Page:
"I think I threw an overhand and I just felt my shoulder pop," Till said. "It's popped many times before but I've never had surgery on it. I was just trying to put it back into place without him noticing so that he couldn't capitalise on it. Finally it went back into place and I just tried to keep on fighting."
Dalby's third-round performance earned 10-8 scores from two of the three judges, making the final scores a pair of 28-28s and a 29-28 in Till's favor for the majority draw.
"I think a draw is fair, you know," Dalby said. "I knew he beat me in the first couple of rounds. But then I came back in the third. So I was happy with the draw. If you look at what he did in the first two rounds, I don't think I did enough to beat him so a draw is a fair result."
Seery used a well-rounded striking game to push the pace in the fight. Delos Reyes, for his part, kept Seery honest. But Seery's approach eventually wore Delos Reyes down, so when a tiring Delos Reyes shot in for a takedown, Seery easily transitioned it into a guillotine choke.
Delos Reyes (8-5) tapped at the 4:12 mark of the second round, sending the Irsh-flag-waving crowd into a frenzy.
"I knew he'd be dangerous but I knew I was hurting him," Seery said. "I didn't even want to warm up, I just wanted to go out there and enjoy the atmosphere. I think I got the loudest cheer of the night."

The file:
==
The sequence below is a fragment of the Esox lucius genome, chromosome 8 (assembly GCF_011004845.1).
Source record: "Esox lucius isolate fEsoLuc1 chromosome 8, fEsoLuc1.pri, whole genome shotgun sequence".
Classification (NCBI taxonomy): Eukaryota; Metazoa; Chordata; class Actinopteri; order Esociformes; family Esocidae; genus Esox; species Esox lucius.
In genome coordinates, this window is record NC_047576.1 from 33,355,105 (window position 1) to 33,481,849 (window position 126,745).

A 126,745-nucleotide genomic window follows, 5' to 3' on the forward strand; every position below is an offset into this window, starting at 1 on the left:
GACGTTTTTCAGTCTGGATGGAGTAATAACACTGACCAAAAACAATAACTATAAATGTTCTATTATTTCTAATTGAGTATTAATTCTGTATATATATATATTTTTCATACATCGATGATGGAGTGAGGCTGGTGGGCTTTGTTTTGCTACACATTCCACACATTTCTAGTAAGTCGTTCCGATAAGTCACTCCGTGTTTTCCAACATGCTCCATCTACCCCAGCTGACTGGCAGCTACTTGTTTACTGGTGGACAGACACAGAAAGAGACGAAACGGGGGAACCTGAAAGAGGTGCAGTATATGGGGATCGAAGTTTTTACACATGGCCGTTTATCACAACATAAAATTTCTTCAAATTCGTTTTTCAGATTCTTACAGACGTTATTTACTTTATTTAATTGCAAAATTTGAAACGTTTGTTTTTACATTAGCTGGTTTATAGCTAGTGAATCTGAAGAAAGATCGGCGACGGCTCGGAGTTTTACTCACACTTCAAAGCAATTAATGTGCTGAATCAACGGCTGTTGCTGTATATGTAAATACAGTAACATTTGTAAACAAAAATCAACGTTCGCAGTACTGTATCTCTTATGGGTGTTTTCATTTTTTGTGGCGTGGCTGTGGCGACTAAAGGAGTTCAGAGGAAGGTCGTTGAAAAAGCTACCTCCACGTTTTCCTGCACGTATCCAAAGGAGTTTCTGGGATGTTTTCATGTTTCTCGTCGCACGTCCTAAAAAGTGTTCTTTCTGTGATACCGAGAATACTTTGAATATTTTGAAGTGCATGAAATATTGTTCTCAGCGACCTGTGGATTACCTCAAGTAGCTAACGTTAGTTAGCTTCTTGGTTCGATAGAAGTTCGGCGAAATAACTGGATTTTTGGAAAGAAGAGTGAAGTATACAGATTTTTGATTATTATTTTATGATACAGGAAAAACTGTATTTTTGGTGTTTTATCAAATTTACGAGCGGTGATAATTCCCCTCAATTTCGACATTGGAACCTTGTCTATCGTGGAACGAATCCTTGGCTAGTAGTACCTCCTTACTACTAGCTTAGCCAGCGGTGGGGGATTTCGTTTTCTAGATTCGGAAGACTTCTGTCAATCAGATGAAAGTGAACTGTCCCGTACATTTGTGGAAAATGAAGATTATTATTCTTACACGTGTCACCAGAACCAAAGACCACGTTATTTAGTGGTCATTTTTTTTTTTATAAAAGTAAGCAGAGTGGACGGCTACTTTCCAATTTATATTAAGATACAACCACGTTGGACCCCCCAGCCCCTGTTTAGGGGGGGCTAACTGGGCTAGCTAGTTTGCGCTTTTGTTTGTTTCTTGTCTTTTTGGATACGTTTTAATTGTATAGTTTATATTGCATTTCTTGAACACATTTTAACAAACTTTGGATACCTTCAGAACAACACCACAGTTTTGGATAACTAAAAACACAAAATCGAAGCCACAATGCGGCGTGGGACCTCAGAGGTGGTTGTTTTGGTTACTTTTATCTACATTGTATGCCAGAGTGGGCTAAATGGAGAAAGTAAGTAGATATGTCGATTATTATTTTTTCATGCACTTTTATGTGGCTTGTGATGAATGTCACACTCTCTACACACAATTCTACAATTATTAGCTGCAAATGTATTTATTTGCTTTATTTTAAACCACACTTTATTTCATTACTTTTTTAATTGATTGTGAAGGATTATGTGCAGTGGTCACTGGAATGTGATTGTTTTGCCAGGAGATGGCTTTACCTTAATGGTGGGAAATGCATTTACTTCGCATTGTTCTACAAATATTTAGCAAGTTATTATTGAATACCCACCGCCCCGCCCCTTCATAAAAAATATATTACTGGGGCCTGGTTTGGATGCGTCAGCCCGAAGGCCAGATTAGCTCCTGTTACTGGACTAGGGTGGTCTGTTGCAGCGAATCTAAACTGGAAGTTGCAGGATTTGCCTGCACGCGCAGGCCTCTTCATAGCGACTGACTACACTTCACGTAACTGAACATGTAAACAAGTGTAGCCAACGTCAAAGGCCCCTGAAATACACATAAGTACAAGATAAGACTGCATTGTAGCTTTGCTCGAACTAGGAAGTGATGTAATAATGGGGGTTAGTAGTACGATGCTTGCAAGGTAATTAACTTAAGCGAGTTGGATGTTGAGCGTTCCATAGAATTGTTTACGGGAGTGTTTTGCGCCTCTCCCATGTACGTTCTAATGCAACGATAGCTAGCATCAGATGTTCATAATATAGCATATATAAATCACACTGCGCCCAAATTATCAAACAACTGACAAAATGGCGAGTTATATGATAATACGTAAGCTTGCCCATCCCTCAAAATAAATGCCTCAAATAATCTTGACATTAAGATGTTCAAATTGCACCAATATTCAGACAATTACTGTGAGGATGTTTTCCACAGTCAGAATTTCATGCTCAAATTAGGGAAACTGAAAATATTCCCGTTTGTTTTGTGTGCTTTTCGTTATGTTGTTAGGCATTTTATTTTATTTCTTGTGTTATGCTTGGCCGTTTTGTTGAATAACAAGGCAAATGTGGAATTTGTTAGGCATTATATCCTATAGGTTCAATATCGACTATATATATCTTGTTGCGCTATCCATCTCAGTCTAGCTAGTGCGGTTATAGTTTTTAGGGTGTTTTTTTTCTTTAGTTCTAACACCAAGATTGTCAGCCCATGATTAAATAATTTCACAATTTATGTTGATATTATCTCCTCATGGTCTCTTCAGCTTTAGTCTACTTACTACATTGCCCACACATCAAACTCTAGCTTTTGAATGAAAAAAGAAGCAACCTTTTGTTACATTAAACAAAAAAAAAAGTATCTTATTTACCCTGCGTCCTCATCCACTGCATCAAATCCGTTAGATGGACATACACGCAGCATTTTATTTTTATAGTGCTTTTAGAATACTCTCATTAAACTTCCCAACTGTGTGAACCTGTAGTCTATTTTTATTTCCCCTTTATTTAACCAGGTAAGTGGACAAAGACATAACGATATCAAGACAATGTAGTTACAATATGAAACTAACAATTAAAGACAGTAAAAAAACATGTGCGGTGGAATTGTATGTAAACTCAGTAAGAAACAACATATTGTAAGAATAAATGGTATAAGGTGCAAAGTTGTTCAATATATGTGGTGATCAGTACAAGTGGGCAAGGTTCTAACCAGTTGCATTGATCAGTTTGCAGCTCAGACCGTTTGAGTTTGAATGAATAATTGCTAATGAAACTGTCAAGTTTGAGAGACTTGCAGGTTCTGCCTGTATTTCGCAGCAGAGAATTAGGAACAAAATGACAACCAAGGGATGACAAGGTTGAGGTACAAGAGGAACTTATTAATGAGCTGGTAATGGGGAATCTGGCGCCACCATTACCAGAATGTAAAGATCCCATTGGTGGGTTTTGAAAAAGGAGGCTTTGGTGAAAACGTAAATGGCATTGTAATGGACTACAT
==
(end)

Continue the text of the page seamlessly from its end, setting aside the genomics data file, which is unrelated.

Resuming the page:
Seery (16-11) won for the third time in the past four fights and got his 12th career finish.
The most heated bouts on the undercard, unsurprisingly, involved Irish-affiliated fighters, producing split results for the hometown fans. Cathal Pendred was knocked out in the first round of his welterweight bout with Tom Breese, but SBG's Asiling Daly scored a win over Ericka Almeida in a strawweight bout.
It was a coming-out performance for Breese, of Birmingham, England, who never let Pendred get into his preferred methodical pace. Bresse brutalized Pendred (17-4-1) with punches before finally dropping him and finishing him on the ground at the 4:37 mark of the opening round.
Breese improved to 9-0 with all finishes.
"This is still only my second fight in the UFC and all I've been focusing on is beating Pendred," Breese said. "Mentally I always prepare for the worst - I prepare to find myself in difficult situations. But I believe my training was more superior than his, and ultimately that's why I won the fight."
Daly, meanwhile, imposed her will on Almeida (7-2) as she cruised to victory over the Sao Paulo-based fighter. The judges' scores were 30-27, 29-28, and 29-27.
"That was one of the best moments of my life," said Daly (15-6), who has won three of her past four. "These are the best fans in the world and that crowd was absolutely phenomenal. I could hear the crowd all singing along to my walkout song so that was really emotional. And to hear all that support during the fight, it was just the most amazing, memorable fight of my life. Thanks so Ericka for coming over and enjoying that with me. I'm open to anything next. Let's do it. But whoever gets me next is going to be sorry."